This paper examines the potential for phytoremediation of MTBE, a gasoline additive that has become a prevalent and persistent groundwater pollutant, due to its' non-sorbing and non-reactive nature in water. A novel experimental design is developed to measure plant uptake and transpiration of MTBE from hydroponic systems, separating these processes from passive volatilization of the chemical. Plant uptake experiments indicate 30% reduction in MTBE mass in water over a 1-week period by small poplar saplings, at both high (1600ppb) and low (300ppb) MTBE concentrations. Active plant uptake of MTBE was approximately double that achieved by passive volatilization through a balsa wood control. MTBE was detected in biomass at the 100-ppb level, confirming passage of MTBE through the plant. A mass balance indicated that MTBE was largely untransformed during transport through the small poplar saplings to air. The high degree of MTBE removal achieved by small plants over a short period of time indicates great potential for successful phytoremediation of subsurface MTBE plumes using poplar trees. The fraction of MTBE removed from the hydroponic systems correlated well with volume of water transpired by the plants; the correlation enabled computation of the MTBE transpiration stream concentration factor of approximately 1, an important parameter for the design of engineered MTBE phytoremediation systems.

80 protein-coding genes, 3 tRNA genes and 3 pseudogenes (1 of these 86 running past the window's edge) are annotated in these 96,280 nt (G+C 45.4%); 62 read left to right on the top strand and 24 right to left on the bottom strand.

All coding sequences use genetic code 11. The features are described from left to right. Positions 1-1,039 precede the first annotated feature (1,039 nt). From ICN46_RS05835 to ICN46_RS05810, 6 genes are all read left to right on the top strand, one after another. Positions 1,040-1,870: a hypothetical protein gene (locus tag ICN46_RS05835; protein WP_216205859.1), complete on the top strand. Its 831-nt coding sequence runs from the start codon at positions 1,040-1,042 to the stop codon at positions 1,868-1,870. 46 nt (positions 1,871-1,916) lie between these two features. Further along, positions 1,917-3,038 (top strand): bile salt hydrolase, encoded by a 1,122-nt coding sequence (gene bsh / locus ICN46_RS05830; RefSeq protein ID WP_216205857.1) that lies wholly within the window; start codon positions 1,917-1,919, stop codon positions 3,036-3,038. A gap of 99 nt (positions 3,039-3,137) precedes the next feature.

All Science Journal Classification (ASJC) codes
- Ecological Modeling
- Water Science and Technology
- Waste Management and Disposal
- Poplar trees
- Transpiration stream concentration factor (TSCF)